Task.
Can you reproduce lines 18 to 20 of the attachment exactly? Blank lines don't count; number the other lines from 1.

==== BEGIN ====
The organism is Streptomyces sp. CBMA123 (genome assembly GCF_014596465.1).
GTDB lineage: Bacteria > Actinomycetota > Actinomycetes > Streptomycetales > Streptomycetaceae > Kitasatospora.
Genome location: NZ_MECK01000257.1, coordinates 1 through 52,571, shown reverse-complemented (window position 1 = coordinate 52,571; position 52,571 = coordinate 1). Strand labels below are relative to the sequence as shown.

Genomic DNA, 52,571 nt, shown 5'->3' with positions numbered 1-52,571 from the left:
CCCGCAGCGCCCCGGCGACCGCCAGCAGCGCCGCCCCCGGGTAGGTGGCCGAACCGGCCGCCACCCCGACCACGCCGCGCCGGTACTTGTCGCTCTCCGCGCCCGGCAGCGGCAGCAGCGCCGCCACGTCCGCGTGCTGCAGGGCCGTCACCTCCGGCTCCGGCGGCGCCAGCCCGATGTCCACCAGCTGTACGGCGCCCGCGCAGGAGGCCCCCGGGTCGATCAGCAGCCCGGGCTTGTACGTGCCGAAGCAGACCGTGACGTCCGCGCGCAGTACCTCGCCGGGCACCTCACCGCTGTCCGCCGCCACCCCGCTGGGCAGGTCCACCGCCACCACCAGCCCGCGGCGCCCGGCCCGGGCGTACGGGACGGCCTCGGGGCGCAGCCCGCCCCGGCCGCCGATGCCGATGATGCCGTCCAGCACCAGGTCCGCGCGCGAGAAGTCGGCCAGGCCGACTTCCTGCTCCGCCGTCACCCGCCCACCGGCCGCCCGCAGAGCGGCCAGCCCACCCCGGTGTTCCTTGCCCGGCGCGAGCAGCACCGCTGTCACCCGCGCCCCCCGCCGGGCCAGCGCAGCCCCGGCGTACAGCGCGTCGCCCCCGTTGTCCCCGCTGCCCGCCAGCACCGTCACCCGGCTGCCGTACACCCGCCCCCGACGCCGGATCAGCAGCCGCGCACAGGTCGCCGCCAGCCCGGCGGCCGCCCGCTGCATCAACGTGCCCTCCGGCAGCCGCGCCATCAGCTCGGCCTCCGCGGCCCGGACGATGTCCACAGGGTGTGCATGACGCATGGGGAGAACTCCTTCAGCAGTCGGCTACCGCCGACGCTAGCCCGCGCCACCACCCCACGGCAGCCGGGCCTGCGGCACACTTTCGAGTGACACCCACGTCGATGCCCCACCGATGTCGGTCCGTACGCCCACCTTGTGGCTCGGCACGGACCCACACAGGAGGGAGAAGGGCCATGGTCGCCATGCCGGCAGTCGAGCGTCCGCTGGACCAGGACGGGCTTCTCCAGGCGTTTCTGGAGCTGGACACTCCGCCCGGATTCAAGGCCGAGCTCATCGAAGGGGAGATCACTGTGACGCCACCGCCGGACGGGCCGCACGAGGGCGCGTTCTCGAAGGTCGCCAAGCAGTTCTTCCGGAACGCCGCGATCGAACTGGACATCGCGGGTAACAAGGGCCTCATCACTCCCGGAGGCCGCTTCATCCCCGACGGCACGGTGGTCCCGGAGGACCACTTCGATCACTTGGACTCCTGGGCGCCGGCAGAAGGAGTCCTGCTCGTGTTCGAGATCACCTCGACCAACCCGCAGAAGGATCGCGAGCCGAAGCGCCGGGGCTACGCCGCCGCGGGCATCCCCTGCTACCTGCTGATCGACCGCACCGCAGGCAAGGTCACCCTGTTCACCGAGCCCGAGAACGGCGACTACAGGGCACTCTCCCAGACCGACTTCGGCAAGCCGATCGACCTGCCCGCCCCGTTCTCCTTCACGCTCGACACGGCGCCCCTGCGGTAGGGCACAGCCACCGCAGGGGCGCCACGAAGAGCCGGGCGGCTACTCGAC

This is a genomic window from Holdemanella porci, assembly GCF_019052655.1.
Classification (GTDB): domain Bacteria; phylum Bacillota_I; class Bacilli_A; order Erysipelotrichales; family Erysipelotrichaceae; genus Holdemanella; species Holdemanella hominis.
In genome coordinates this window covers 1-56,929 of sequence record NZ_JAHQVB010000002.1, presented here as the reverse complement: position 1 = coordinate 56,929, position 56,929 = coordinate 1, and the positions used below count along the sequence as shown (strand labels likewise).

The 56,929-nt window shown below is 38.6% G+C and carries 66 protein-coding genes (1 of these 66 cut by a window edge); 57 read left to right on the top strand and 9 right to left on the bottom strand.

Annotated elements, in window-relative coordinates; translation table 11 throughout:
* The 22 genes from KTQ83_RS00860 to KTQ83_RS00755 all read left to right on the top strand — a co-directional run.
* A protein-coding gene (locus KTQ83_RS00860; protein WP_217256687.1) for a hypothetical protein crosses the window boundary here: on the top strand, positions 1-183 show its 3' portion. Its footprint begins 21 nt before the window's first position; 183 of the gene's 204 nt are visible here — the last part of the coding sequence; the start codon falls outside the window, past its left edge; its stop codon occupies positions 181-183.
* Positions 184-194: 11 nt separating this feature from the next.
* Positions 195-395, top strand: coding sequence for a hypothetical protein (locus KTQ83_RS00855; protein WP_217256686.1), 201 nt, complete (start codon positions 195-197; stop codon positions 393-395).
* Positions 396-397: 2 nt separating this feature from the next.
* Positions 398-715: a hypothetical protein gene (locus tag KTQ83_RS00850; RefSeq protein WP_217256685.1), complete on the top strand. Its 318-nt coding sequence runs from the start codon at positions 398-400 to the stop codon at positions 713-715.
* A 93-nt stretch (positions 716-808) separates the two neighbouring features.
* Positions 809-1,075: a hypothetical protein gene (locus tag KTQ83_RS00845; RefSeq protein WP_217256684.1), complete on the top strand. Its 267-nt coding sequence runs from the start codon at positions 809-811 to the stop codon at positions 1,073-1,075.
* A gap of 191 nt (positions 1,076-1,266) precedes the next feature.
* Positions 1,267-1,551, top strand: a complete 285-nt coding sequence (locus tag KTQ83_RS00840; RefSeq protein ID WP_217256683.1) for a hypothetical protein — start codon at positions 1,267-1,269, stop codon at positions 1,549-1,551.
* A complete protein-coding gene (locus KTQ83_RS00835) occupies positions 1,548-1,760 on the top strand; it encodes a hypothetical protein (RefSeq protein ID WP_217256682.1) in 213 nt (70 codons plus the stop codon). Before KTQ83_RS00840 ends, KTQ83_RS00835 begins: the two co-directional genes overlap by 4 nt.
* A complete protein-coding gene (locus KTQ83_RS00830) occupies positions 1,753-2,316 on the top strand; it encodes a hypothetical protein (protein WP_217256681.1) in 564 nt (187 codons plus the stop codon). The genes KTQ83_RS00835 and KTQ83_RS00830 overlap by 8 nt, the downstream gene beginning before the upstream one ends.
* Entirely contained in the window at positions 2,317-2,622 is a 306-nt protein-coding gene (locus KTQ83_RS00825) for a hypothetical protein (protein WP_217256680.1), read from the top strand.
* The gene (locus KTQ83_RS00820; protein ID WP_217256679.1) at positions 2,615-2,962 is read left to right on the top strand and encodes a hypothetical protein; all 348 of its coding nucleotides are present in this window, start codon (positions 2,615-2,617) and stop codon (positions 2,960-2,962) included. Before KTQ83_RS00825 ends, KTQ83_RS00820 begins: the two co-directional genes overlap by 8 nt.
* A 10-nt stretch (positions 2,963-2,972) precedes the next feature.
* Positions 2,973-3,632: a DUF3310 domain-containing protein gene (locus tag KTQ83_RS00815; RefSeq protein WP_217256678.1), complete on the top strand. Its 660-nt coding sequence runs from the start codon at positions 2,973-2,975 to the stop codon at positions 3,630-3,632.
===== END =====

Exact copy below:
* Positions 809-1,075: a hypothetical protein gene (locus tag KTQ83_RS00845; RefSeq protein WP_217256684.1), complete on the top strand. Its 267-nt coding sequence runs from the start codon at positions 809-811 to the stop codon at positions 1,073-1,075.
* A gap of 191 nt (positions 1,076-1,266) precedes the next feature.
* Positions 1,267-1,551, top strand: a complete 285-nt coding sequence (locus tag KTQ83_RS00840; RefSeq protein ID WP_217256683.1) for a hypothetical protein — start codon at positions 1,267-1,269, stop codon at positions 1,549-1,551.